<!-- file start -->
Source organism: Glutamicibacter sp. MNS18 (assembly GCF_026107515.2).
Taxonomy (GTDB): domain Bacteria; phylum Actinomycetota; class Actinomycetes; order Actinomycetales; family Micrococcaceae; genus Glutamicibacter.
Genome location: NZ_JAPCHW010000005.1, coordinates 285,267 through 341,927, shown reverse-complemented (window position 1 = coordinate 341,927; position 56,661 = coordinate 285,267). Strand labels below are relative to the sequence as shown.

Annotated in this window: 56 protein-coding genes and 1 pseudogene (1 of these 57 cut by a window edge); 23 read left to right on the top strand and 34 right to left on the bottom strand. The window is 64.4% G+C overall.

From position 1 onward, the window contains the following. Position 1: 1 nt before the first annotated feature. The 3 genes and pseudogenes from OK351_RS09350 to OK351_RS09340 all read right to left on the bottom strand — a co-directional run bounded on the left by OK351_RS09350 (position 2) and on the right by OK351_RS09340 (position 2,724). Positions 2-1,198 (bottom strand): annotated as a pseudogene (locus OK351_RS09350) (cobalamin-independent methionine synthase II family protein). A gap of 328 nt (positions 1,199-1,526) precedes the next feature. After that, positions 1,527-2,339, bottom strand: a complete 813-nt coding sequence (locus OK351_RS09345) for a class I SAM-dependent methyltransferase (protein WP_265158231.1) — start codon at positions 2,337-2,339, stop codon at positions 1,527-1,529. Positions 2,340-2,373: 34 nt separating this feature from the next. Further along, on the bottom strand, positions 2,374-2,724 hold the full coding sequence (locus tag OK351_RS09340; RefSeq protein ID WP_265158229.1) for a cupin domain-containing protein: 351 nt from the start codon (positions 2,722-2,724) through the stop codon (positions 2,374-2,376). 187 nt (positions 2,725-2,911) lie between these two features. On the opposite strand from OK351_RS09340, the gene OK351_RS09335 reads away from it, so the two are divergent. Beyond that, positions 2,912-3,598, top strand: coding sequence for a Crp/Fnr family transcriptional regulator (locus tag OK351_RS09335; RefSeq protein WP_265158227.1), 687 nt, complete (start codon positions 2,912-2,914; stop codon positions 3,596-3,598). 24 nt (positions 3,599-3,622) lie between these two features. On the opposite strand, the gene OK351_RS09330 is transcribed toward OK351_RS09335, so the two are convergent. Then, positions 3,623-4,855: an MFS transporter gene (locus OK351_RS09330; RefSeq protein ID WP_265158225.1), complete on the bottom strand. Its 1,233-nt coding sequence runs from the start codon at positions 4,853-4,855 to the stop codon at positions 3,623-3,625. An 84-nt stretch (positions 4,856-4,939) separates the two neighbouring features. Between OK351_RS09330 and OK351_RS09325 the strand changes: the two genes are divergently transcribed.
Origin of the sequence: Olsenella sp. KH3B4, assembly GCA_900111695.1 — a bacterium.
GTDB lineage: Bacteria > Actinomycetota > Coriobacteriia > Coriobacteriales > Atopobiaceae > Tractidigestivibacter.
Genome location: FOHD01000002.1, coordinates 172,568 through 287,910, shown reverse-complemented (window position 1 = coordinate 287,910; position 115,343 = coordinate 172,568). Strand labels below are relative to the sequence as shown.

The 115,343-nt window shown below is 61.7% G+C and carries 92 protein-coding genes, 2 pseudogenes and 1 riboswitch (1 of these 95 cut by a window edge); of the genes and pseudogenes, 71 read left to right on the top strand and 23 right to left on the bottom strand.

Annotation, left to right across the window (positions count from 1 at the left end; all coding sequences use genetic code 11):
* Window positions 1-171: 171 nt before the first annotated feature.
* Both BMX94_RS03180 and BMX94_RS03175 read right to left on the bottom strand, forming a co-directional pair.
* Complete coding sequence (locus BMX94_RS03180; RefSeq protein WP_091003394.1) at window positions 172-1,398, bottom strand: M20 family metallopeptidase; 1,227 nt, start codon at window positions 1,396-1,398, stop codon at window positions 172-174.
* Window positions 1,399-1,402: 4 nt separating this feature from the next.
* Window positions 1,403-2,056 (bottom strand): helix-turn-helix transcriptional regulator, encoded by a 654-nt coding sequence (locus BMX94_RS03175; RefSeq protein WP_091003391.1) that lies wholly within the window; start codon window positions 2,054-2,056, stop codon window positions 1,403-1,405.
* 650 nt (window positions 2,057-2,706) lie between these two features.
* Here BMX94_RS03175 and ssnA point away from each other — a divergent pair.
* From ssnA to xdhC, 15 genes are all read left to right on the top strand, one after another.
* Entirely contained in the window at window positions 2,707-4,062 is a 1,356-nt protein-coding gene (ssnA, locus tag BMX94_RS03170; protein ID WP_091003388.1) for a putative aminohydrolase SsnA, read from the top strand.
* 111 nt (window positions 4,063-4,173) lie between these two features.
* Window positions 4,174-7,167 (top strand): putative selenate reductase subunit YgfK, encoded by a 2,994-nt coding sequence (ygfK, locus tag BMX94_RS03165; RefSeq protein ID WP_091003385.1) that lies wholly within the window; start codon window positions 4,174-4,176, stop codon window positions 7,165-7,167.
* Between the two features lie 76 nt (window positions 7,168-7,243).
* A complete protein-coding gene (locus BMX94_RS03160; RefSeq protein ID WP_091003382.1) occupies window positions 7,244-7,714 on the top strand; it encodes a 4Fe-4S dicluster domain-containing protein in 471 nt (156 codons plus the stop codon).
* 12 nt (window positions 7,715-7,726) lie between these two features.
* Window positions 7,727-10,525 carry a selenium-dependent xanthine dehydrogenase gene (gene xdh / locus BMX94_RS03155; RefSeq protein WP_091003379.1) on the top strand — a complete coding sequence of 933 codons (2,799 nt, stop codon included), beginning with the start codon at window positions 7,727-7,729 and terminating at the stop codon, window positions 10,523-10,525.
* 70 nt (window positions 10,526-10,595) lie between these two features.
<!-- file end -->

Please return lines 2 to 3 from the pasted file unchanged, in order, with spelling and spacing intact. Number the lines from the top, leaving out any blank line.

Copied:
Taxonomy (GTDB): domain Bacteria; phylum Actinomycetota; class Actinomycetes; order Actinomycetales; family Micrococcaceae; genus Glutamicibacter.
Genome location: NZ_JAPCHW010000005.1, coordinates 285,267 through 341,927, shown reverse-complemented (window position 1 = coordinate 341,927; position 56,661 = coordinate 285,267). Strand labels below are relative to the sequence as shown.